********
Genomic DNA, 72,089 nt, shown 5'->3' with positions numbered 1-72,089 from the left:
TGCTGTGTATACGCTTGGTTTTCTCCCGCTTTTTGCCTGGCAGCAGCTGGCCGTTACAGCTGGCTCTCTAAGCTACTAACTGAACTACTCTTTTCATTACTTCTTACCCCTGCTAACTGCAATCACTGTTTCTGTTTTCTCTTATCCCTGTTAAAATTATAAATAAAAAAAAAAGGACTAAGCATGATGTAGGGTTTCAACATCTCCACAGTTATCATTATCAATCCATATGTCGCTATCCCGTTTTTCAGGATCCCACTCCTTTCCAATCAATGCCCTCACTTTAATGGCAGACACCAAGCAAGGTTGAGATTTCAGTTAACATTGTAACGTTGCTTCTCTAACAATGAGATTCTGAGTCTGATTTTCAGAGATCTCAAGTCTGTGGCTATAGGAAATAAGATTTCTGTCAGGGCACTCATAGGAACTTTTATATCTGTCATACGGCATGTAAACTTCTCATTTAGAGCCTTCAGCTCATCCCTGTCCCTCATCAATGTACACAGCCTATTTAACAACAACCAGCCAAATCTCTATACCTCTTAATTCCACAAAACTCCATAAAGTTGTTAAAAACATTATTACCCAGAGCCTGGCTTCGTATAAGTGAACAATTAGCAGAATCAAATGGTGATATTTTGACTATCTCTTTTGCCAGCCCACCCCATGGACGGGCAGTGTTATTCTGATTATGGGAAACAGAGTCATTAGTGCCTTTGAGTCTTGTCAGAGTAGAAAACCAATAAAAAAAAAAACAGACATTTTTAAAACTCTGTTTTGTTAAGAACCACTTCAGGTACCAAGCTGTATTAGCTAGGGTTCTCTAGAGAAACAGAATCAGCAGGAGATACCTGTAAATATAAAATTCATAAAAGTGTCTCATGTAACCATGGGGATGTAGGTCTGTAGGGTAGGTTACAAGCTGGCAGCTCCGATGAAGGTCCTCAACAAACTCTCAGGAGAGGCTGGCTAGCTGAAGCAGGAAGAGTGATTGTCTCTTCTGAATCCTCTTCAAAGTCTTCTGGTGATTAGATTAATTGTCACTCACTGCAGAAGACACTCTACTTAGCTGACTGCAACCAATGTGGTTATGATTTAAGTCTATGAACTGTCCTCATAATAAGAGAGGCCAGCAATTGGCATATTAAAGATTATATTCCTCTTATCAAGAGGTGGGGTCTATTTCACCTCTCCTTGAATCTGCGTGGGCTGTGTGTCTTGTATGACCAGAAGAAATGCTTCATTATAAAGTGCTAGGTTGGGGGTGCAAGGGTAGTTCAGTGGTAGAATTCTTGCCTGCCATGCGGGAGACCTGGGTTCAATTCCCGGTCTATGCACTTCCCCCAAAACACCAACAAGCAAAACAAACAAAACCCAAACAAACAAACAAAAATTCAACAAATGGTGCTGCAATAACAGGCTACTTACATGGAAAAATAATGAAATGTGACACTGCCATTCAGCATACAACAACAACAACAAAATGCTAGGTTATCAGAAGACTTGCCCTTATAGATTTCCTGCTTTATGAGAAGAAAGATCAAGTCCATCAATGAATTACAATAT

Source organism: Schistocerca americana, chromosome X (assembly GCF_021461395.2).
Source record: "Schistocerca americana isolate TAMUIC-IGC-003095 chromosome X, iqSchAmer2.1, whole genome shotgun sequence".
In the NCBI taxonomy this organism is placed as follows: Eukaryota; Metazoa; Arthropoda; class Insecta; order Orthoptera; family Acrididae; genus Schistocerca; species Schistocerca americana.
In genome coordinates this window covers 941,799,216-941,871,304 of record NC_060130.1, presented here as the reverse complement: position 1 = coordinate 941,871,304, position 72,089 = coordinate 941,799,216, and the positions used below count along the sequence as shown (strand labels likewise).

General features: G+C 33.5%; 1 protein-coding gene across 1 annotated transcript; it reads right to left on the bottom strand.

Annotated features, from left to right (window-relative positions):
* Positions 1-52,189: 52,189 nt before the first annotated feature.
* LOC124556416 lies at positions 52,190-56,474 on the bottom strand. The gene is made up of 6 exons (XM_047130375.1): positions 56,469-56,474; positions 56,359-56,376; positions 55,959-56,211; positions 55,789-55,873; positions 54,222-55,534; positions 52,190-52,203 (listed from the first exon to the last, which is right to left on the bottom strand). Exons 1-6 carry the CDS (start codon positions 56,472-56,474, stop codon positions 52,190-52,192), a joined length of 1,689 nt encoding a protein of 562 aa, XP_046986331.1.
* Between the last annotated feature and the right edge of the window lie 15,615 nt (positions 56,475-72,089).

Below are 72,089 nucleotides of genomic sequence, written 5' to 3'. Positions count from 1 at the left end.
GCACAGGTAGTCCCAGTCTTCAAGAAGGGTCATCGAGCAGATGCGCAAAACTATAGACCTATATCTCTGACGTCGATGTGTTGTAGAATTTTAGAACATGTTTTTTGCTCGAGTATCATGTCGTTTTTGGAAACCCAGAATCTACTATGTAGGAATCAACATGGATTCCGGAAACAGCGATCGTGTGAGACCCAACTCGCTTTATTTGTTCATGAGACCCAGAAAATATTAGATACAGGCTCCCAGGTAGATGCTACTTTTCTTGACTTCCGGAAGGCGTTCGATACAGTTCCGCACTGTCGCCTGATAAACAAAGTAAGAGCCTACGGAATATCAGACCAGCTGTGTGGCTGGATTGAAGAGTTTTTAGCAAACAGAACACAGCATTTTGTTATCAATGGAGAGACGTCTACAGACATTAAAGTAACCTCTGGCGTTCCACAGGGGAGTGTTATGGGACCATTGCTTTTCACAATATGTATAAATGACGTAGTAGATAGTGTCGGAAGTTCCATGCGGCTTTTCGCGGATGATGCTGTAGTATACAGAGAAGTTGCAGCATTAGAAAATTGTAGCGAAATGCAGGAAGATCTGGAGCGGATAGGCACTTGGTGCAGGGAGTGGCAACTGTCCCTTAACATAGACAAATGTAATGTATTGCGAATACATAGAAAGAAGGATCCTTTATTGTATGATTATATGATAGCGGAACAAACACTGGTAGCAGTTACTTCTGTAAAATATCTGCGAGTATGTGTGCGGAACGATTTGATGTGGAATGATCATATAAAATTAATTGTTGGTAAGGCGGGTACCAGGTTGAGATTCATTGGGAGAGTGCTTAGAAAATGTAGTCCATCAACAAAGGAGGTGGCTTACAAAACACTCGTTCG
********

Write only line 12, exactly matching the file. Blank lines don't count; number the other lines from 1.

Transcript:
Below are 72,089 nucleotides of genomic sequence, written 5' to 3'. Positions count from 1 at the left end.